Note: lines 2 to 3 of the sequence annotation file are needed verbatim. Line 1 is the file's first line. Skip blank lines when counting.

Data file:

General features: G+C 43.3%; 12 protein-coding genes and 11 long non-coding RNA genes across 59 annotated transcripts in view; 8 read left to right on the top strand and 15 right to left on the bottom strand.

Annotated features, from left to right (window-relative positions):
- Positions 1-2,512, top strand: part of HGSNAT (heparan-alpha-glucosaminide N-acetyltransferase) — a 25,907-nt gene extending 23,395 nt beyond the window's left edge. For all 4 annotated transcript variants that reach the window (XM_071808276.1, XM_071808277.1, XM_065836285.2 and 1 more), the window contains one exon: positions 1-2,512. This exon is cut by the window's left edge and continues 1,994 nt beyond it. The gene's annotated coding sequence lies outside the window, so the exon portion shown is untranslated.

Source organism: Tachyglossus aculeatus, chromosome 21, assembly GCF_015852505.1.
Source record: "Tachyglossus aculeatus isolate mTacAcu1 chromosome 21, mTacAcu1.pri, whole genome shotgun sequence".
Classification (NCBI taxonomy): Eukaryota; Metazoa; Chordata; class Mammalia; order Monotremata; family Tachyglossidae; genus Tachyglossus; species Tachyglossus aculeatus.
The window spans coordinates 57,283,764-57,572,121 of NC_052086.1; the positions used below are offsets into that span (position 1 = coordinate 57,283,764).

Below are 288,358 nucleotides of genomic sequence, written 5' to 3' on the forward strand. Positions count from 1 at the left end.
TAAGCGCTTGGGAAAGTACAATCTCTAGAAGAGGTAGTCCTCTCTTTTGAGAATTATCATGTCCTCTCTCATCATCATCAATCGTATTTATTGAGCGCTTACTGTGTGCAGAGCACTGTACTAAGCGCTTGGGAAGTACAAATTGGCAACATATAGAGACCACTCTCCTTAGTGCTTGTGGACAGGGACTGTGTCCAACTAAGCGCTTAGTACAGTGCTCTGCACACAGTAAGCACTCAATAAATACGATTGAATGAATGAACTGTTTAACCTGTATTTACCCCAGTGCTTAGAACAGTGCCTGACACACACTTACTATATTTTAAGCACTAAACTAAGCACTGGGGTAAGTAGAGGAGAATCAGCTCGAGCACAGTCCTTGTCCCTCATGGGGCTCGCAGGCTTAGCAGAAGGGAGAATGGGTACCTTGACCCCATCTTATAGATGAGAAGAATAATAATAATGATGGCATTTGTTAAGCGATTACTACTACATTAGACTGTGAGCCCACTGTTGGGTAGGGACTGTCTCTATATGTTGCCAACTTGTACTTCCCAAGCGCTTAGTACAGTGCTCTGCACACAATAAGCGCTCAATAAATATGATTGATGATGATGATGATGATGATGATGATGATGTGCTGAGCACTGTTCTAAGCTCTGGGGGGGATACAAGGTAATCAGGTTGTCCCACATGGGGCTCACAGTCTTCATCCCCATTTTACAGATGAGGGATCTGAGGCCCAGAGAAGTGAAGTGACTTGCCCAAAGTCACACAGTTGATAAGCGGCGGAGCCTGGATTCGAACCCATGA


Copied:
Annotated features, from left to right (window-relative positions):
- Positions 1-2,512, top strand: part of HGSNAT (heparan-alpha-glucosaminide N-acetyltransferase) — a 25,907-nt gene extending 23,395 nt beyond the window's left edge. For all 4 annotated transcript variants that reach the window (XM_071808276.1, XM_071808277.1, XM_065836285.2 and 1 more), the window contains one exon: positions 1-2,512. This exon is cut by the window's left edge and continues 1,994 nt beyond it. The gene's annotated coding sequence lies outside the window, so the exon portion shown is untranslated.